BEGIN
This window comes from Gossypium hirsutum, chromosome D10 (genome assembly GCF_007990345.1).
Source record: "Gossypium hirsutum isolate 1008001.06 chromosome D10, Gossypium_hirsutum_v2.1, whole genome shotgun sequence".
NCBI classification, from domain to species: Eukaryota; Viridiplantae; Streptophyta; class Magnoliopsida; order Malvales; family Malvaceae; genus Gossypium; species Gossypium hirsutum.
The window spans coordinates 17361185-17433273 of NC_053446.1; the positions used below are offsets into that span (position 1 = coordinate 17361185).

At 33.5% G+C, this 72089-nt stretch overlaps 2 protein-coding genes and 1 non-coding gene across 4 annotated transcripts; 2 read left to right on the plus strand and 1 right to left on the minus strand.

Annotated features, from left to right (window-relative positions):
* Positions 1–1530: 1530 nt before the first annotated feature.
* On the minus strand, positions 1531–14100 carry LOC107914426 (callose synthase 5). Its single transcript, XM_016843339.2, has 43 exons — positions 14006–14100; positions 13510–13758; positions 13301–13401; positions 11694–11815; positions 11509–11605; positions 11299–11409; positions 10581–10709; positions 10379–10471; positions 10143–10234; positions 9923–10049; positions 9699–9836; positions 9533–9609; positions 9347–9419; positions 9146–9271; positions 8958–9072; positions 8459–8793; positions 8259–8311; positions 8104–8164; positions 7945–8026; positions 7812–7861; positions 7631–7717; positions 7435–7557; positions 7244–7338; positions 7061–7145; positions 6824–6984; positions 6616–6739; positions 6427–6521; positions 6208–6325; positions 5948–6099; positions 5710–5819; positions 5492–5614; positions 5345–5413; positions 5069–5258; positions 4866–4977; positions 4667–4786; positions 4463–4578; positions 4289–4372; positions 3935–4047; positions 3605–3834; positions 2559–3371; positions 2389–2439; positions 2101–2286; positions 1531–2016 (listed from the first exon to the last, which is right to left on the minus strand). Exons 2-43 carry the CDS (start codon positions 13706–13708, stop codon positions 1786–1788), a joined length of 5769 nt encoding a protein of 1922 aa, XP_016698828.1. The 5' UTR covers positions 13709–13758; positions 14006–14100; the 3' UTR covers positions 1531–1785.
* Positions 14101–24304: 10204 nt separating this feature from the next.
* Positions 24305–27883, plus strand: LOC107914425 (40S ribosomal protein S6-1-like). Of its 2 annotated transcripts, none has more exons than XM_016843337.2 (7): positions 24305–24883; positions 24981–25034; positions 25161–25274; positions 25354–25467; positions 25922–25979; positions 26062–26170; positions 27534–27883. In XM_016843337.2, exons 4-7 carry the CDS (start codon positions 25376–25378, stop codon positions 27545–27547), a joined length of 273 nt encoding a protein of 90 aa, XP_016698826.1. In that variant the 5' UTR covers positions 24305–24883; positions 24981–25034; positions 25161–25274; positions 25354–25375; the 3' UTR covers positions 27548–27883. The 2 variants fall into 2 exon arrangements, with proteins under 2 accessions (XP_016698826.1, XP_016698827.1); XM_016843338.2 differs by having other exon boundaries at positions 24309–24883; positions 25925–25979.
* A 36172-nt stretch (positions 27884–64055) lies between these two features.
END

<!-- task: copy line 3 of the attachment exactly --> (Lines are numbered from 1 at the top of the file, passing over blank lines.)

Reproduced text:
NCBI classification, from domain to species: Eukaryota; Viridiplantae; Streptophyta; class Magnoliopsida; order Malvales; family Malvaceae; genus Gossypium; species Gossypium hirsutum.